Homosexual Law Reform | Blast from the Past & Celebrating 30 Years 2016
New Zealand in History
'Go back into the sewers where you come from' was the advice of one New Zealand politician to homosexuals. The comment summed up one side of the bitter public and political debate that swept New Zealand in the mid 1980s during the homosexual law reform campaign. On the other side of the issue, gays and lesbians were urged to 'come out now ... be visible ... be blatant.'
The Homosexual Law Reform Act, which was signed by the governor-general on
11th July 1986 and came into effect on 8th August that year, decriminalised sexual relations between men aged 16 and over. No longer would men having consensual sex with each other be liable to prosecution and a term of imprisonment. Sex between women was not illegal, but many lesbians suffered the same social discrimination as gay men and were staunch supporters of the reform movement.
The campaign to reform the law moved beyond the gay community to wider issues of human rights and discrimination. Extreme viewpoints ensured a lengthy and passionate debate. The outcome would mean that gays and lesbians could be out and about, or the New Zealand family would crumble and AIDS would spread through the community.
During the First World War some military men began relationships with other men at home and abroad. Aucklanders met near the Ferry Building, Cantabrians had the Square, and Wellingtonians picked up other men on Lambton Quay. Men of all types met at work, while those with cultural interests met (and sometimes performed) in the theatre – such as Wellington Repertory Theatre. It was possible to assemble a social network of sympathetic folk – for instance, the homosexual writer James Courage went camping with friends in Peel Forest, Canterbury.
After the Second World War some exclusively homosexual social circles developed in the main cities. Many men spent their weekends in the company of their homosexual peers. They travelled between cities for parties, and socialised at the beach and the races, and in private homes. These were discreet networks, but some of these partnerships, and many of the friendships, endured for decades.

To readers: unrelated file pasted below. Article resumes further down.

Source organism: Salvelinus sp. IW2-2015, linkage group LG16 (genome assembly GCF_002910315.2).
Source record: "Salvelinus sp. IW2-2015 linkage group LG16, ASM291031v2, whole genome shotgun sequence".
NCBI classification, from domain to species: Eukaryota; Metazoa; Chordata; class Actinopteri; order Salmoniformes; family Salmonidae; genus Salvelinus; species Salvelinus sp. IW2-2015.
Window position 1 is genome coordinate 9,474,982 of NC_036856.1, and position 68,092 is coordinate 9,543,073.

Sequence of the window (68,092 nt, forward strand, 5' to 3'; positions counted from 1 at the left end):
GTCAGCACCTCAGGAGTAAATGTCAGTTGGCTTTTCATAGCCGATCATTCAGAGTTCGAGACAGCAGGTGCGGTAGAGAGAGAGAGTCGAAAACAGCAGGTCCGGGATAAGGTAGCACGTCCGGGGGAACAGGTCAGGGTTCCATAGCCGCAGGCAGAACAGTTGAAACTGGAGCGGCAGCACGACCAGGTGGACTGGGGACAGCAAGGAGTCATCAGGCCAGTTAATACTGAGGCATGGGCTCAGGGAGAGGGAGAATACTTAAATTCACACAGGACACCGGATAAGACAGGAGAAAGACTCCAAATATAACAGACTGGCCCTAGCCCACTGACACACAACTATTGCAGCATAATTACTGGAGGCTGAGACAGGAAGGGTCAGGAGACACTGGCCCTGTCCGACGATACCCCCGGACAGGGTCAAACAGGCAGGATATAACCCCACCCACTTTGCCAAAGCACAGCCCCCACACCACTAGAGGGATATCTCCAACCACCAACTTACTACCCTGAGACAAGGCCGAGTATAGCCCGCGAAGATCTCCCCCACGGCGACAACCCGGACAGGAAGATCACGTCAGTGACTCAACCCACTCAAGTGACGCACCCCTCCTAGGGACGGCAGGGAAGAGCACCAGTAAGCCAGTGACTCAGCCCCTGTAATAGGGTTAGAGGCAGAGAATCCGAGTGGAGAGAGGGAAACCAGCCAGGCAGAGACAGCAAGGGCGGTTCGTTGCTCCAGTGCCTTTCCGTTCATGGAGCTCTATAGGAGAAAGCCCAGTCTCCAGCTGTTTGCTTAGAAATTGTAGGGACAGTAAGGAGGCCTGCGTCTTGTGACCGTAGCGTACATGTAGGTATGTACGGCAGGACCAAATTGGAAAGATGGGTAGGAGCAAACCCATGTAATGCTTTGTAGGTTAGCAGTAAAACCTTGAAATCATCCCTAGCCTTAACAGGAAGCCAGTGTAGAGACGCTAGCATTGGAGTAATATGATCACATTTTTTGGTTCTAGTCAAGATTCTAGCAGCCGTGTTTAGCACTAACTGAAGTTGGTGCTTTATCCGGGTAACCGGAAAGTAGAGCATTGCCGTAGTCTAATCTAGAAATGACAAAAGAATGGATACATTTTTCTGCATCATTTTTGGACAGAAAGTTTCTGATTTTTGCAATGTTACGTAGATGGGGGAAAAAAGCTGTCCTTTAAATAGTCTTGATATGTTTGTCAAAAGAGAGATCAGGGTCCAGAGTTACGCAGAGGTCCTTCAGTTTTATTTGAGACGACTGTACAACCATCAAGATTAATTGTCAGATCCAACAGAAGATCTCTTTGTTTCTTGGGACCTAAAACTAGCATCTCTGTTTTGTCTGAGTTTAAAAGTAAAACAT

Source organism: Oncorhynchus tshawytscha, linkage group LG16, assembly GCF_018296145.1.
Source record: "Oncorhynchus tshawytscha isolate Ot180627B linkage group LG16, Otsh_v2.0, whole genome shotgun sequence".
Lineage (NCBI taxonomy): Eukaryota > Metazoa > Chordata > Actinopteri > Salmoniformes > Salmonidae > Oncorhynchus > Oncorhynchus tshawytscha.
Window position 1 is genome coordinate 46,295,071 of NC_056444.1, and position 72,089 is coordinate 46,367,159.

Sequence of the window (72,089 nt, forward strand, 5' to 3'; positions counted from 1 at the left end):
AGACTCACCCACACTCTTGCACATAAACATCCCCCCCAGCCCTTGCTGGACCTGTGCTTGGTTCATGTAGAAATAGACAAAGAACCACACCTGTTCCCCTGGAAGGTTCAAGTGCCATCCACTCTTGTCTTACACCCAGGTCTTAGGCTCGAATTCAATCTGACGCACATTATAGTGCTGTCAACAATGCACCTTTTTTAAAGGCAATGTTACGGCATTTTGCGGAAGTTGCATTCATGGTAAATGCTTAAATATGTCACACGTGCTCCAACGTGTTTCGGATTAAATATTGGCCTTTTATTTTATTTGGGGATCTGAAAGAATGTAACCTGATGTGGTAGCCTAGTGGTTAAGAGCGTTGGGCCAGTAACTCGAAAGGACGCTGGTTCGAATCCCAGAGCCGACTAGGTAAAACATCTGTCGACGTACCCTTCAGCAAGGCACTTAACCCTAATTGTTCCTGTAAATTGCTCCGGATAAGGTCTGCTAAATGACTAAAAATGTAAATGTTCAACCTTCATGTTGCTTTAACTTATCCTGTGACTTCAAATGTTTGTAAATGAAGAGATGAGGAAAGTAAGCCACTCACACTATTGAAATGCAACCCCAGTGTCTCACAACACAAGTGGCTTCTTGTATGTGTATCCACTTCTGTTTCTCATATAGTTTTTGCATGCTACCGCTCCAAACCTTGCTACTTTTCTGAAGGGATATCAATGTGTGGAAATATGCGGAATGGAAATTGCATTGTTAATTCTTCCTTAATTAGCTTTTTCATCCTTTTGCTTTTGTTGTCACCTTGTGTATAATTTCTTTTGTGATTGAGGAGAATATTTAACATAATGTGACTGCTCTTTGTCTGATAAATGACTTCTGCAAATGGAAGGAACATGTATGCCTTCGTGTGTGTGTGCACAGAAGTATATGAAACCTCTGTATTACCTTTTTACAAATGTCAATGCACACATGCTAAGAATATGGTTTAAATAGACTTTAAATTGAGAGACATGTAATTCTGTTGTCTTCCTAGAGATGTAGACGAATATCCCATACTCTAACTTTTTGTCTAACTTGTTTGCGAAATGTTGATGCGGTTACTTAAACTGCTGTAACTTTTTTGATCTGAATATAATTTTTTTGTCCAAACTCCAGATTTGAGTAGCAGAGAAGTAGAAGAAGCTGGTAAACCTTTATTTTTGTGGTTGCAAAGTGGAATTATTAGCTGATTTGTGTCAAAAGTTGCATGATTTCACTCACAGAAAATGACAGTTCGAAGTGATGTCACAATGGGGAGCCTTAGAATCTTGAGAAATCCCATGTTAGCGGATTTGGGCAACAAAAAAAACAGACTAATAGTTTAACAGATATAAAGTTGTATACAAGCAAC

In the late 1950s the first political stirrings to end discrimination against homosexuals began. Some men wrote to the government calling for law changes. In 1958 a British publisher released A way of love, James Courage's explicitly gay-themed novel. Gay Wellington men established the Dorian Society in 1962. This was primarily a social group, but in 1963 the society’s new legal subcommittee – the Wolfenden Association – argued that male homosexuality should be decriminalised.
Homosexual Law Reform Act 1986, an act to amend the Crimes Act 1961 by removing criminal sanctions against consensual homosexual conduct between males, and by consequentially amending the law relating to consensual anal intercourse.
Date of Royal Assent
1986 No 33
House of Representatives
9th July 1986
11th July 1986
8th August 1986
Ministry of Justice
This Queer Nation episode, presented by Max Currie, is an overview of the capital city's queer history. The literary demimonde is first up: Katherine Mansfield's lesbian affairs and a scandal involving Norris Davey (aka Frank Sargeson). Then the role is explored of the Dorian Society (1962-1986) and its subgroup the Homosexual Law Reform Society, which paved the way towards decriminalisation in the 1980s. The programme also introduces viewers to NZ’s most famous trannies: Carmen and then-MP Georgina Beyer. Interviews and archive material spice up the history.
for part 2 & part 3 of the story please refer to source: nzonscreen.com
A short video highlighting some of the people and actions during Homosexual Law Reform in Aotearoa New Zealand (1985-1986).